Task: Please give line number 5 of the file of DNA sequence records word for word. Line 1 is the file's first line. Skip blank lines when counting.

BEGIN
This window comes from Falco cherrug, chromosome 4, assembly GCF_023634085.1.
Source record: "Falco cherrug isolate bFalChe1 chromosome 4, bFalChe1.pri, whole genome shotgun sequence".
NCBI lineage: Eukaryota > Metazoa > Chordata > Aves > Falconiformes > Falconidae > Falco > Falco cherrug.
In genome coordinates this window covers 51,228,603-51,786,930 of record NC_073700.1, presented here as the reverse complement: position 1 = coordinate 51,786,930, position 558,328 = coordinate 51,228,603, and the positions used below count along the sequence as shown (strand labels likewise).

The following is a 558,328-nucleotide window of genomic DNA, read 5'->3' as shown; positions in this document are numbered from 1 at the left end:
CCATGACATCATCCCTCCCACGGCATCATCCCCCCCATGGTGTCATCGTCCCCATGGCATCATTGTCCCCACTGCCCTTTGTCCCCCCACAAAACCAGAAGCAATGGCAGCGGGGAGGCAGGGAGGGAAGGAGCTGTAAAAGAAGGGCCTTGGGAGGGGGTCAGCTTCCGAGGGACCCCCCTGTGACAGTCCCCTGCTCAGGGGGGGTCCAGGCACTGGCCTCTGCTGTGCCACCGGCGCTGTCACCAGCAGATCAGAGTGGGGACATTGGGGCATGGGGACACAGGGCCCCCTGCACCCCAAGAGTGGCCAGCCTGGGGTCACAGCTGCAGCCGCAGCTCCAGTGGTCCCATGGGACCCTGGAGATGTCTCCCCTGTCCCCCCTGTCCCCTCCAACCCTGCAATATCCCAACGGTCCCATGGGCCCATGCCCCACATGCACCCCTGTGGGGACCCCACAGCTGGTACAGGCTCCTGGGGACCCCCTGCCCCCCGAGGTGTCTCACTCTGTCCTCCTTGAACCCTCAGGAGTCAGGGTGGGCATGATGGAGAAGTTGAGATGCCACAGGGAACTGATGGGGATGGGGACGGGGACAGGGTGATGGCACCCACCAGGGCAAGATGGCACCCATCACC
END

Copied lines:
The following is a 558,328-nucleotide window of genomic DNA, read 5'->3' as shown; positions in this document are numbered from 1 at the left end: